At the start of Chapter 33 Twain is back to one of his main themes: the problem with how England and Europe value human beings. Specifically, Hank Morgan objects to the statues of kings which exist while the "creators of the world" are "unhonored." Twain names several notable inventors: Gutenberg developed the modern printing press, Watt created an improved steam engine, and Arkwright developed factory machinery and systems. Whitney invented the cotton gin, Morse the telegraph, Stephenson the locomotive, and Bell the telephone. In Hank's mind—and Twain's mind—these are the people who should be recognized.
Twain heads back to one of his key themes in these chapters: the evils of slavery. When the nobleman sells them to the slave trader, they protest they are freemen, but cannot prove it. Hank comments, "This same infernal law had existed in our own South in my own time ... without the circumstance making any particular impression upon me." There are historical records of free African-Americans who were sold as slaves under similar circumstances. How could a free person prove he or she was free? A recently freed slave might have a document verifying his status, but someone who was born free wouldn't have paperwork to prove it. Hank and the king are trapped. Twain touches on an important characteristic of human nature in this passage: until the issue is personal, many people will do nothing about it.
Hank and Twain also get in one more dig at the hereditary monarchies of Europe. As the king is sold, Hank remarks, "it only shows that there is nothing diviner about a king than there is about a tramp." The divine right of kings asserted that a monarch had his or her authority directly from God and therefore could not be questioned. This belief was particularly prevalent in the earlier days of the British and French monarchies, but was thoroughly out of favor by the late 19th century. Since King Arthur is not truly a historical figure, Twain "gets away with" associating him with the divine right of kings. It is not clear any real 6th-century monarch would have claimed such a right, but the Arthurian legend is a legend. Many aspects of the legend are products of the later centuries in which the legend was retold.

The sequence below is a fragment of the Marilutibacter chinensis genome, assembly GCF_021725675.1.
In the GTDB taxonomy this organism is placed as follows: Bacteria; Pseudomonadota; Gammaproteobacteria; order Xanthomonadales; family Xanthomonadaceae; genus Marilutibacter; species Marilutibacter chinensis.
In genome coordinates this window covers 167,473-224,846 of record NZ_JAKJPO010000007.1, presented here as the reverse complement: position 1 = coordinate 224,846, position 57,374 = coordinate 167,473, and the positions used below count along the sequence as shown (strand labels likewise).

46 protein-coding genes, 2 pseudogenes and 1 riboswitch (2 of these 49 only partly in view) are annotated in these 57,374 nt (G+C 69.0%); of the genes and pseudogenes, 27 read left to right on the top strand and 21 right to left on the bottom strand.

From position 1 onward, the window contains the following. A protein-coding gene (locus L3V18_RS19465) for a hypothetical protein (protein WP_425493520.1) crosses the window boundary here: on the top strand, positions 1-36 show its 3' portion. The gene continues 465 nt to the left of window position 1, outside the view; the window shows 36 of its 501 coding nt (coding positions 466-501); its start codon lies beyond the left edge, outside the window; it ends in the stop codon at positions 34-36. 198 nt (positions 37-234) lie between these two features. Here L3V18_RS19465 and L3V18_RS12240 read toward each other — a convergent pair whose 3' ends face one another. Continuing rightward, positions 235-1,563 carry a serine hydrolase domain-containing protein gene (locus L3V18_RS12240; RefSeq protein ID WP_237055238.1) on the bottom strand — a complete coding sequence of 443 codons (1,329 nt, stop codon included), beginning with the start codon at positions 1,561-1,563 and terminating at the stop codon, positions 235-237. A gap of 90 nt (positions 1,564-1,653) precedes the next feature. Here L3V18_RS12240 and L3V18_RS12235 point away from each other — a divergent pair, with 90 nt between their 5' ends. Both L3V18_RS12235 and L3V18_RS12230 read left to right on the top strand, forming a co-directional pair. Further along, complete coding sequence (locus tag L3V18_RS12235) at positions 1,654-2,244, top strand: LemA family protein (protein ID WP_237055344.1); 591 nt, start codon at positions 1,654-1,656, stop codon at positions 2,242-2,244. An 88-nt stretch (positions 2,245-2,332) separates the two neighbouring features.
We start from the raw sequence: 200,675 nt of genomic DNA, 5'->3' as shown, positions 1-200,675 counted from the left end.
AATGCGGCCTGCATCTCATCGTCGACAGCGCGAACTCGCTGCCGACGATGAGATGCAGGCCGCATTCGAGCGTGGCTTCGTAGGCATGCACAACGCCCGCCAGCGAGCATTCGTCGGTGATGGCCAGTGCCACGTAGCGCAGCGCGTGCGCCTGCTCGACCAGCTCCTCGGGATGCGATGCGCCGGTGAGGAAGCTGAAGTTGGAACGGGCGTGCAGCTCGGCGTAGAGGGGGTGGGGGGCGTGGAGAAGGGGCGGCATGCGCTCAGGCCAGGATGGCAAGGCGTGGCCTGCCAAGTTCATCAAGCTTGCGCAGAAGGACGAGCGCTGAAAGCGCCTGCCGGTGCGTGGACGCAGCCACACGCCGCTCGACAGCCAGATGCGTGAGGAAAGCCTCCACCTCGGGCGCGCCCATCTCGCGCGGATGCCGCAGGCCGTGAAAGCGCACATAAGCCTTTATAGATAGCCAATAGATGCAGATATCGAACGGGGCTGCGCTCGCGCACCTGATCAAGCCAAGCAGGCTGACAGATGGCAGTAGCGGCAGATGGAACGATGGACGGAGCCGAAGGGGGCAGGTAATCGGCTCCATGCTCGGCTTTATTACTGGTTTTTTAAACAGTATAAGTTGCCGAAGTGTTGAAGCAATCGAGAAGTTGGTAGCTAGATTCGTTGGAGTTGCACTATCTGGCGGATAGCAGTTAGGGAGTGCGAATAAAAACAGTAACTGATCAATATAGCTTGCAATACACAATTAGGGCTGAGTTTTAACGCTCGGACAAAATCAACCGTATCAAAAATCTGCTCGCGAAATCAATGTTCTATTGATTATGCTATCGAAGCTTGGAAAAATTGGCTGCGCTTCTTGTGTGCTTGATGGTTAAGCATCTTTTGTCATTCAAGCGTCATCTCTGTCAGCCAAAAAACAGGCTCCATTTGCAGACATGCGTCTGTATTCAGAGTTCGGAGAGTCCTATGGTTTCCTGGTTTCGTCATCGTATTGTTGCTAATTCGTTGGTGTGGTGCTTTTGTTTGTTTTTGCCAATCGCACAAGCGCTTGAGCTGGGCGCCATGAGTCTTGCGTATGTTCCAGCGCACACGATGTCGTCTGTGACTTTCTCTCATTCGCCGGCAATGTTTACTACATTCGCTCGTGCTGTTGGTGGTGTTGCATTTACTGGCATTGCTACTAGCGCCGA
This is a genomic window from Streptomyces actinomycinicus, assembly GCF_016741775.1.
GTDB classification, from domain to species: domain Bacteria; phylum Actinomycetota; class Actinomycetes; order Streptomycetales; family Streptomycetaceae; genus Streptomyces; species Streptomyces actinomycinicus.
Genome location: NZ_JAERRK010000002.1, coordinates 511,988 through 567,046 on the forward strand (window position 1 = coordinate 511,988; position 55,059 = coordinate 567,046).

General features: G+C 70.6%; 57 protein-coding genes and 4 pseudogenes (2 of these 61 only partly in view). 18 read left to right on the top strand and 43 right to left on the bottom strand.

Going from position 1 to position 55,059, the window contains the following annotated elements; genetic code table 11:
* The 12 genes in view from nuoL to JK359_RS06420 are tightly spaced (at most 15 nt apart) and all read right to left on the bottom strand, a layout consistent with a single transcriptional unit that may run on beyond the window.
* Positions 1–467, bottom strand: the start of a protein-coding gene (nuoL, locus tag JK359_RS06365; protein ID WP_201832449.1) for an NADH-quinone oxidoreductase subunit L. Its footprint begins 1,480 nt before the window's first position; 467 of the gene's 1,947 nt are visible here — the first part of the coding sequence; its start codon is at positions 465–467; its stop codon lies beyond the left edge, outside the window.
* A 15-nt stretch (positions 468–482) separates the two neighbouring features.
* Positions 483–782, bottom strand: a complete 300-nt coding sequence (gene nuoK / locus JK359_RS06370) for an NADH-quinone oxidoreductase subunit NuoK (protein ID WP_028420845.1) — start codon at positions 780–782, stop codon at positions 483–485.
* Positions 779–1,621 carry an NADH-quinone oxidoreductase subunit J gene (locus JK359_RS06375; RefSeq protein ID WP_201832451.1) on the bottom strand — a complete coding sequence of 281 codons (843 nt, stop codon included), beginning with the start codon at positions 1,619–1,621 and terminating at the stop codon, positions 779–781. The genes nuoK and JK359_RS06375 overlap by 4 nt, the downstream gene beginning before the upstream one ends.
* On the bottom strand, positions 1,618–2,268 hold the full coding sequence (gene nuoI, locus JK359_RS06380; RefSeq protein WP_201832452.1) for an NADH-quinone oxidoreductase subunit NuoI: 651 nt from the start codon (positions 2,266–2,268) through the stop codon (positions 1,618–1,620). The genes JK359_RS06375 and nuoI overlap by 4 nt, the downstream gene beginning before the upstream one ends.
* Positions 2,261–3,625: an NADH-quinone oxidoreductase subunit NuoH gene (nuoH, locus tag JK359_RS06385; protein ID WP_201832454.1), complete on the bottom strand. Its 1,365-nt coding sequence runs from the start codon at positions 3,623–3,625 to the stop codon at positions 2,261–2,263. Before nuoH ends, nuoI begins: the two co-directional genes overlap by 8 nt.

Hank is impressed by the true quality of the king, which is revealed in these chapters. He realizes Arthur "was a good deal more than a king, he was a man." Twain elaborates through Hank: "when a man is a man, you can't knock it out of him." In Twain's mind, being a man is more valuable than being a king. The king suffers repeated beatings because his lordly manner makes him difficult to sell, but he will not bow to the slave trader's will. Arthur has been tested, and he has passed the test. Moreover, Hank's previous comment about how slavery became personally offensive to him once he was a slave is even truer for Arthur. Hank sees an opportunity here, so he delays his plan for escape. He wants to ensure King Arthur will be an abolitionist, one who advocates for the elimination of slavery, when he returns to the throne. Having convinced Arthur through experience, Hank deems it time to escape.